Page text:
“At times his persona eclipsed his music.”
By Mike Shanley
Stanley Nelson became obsessed with Miles Davis while the future filmmaker was in college. He took his dad’s copy of Davis’ Kind of Blue album to school and spent many hours in his dorm listening to the rhapsodic “Flamenco Sketches” and getting lost in the sound of it.
Miles Davis has many stories attached to his legend, including a lyrical soloist, a musical visionary, sharp dresser and a person who didn’t suffer fools, to put it gently. The trumpeter furthered his legend with his 1989 autobiography, filling it with braggadocio that might not have let the truth get in the way of a good story. “At times his persona eclipsed his music,” Stanley says in his director’s statement. As a filmmaker, Stanley always dreamed of being able to tell the whole story of Davis, clearing away the mythology to reveal a deep thinker who listened to all kinds of music. His Miles Davis: Birth of the Cool was the result of that dream. It reveals someone who was constantly exploring. While his peers thought learning theory could take something away from their performance, Davis “wanted to see what was going on in all of music.”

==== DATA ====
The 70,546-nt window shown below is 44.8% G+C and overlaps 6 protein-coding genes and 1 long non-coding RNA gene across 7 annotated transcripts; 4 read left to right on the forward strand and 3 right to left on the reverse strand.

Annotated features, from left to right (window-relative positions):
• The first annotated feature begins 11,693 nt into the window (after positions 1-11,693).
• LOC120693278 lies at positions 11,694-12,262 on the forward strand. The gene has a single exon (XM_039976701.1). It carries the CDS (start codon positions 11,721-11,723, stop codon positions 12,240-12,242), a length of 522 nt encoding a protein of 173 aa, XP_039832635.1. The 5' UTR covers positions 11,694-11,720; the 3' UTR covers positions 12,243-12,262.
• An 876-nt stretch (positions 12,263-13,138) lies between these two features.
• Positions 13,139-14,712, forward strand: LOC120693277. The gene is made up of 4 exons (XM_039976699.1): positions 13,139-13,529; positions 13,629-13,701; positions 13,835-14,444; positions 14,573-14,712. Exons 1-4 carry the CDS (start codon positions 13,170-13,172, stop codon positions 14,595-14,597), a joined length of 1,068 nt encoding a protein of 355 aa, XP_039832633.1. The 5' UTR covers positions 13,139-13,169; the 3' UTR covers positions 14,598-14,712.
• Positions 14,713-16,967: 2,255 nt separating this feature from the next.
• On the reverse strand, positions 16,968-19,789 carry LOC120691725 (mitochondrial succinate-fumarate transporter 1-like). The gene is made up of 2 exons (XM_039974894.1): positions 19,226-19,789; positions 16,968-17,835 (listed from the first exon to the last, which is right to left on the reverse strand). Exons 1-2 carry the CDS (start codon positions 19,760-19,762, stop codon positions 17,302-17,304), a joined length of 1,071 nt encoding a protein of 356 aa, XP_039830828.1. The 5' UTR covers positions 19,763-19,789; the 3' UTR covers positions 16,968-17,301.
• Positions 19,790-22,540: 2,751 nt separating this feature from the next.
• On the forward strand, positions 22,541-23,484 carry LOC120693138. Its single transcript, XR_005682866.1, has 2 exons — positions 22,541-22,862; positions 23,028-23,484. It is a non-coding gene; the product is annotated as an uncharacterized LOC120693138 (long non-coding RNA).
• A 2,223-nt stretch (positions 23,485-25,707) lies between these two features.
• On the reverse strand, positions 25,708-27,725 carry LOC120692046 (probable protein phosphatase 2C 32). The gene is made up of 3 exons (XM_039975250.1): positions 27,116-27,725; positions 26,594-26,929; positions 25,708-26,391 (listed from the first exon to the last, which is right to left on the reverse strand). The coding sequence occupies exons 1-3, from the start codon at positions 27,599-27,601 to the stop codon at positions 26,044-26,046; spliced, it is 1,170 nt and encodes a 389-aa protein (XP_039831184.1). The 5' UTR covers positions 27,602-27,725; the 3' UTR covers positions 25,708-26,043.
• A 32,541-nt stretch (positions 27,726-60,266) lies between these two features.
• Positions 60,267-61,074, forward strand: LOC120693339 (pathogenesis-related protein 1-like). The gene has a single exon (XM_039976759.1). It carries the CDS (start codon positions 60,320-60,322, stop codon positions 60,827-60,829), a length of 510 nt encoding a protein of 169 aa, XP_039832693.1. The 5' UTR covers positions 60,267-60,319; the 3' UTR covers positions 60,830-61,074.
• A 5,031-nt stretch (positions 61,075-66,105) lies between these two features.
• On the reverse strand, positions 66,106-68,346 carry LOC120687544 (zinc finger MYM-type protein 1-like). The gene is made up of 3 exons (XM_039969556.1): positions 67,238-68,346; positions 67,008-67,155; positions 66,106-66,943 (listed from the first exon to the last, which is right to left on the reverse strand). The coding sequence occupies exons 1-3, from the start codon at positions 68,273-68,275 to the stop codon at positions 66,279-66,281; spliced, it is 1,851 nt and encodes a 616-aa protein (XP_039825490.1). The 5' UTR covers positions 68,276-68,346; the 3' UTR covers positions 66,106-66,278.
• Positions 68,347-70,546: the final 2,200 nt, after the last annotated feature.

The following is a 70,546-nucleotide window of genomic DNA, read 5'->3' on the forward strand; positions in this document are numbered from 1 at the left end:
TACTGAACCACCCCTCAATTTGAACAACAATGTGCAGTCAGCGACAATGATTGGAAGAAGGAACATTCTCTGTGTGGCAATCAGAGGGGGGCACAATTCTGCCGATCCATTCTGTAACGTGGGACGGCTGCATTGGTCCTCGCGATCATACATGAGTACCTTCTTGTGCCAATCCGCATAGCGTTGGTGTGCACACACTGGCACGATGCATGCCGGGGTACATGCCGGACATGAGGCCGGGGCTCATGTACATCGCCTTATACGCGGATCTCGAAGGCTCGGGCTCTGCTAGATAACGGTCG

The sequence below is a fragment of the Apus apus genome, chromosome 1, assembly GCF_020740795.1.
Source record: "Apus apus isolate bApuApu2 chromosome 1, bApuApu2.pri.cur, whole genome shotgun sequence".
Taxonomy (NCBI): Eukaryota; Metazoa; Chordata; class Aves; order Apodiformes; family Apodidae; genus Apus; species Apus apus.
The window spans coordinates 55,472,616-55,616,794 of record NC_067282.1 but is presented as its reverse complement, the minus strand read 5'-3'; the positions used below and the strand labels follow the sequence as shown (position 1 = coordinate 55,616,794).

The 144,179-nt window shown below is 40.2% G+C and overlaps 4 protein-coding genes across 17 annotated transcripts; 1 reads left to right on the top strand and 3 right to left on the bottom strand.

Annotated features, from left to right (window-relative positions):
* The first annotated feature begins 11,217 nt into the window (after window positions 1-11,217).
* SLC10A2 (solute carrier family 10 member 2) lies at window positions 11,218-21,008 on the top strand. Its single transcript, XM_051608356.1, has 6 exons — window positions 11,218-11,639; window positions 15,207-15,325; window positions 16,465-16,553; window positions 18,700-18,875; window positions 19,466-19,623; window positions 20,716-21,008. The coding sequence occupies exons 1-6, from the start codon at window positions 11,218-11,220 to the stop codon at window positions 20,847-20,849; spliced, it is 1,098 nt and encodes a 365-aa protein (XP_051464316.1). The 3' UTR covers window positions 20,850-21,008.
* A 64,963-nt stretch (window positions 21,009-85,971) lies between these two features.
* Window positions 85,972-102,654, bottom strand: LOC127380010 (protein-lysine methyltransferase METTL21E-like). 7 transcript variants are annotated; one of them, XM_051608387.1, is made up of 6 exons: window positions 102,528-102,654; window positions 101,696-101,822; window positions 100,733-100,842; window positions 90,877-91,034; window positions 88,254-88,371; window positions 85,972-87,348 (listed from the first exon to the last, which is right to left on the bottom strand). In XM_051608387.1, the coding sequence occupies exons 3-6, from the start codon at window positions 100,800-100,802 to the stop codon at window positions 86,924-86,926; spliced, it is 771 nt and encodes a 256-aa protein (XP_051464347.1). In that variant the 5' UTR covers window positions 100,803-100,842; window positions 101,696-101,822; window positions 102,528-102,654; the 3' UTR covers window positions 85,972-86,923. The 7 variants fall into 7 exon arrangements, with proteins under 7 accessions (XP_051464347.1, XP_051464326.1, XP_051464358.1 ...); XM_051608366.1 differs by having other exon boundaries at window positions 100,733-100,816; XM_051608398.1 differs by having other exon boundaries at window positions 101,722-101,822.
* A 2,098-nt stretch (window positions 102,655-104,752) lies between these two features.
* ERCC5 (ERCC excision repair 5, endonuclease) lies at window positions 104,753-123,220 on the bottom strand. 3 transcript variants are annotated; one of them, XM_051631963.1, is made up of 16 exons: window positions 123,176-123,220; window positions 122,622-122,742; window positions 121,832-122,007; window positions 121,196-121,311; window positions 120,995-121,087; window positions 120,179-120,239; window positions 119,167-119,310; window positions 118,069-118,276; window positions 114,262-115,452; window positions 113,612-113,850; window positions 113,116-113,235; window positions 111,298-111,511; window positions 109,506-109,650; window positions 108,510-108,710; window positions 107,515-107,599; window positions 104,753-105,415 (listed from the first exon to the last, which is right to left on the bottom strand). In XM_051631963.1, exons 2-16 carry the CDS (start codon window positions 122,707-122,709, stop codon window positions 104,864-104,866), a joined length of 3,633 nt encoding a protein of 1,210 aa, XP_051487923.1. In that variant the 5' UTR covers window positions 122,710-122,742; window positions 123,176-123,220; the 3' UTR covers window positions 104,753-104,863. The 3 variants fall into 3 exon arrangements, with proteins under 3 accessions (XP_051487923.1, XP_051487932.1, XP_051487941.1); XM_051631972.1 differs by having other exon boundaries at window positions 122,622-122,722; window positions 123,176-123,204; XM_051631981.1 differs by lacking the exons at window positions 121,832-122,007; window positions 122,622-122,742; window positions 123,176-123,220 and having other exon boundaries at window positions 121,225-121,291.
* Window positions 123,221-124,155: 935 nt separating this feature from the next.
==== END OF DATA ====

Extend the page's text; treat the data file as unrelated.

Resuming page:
To make the documentary, Stanley was granted full access to the Miles Davis estate, which allowed him to use footage that has never been presented to the public and studio outtakes from his recordings. He also interviewed musicians who played with him, including Ron Carter, Herbie Hancock, Lee Konitz and Wayne Shorter. Birth of the Cool, named for a seminal recording session that ushered in a more subdued brand of jazz, also includes Davis’ trademark raspy voice, offering firsthand insight into his work. While the film might further the Davis legend, it also goes a long way to show the facets of his work that earned him that distinction in the first place.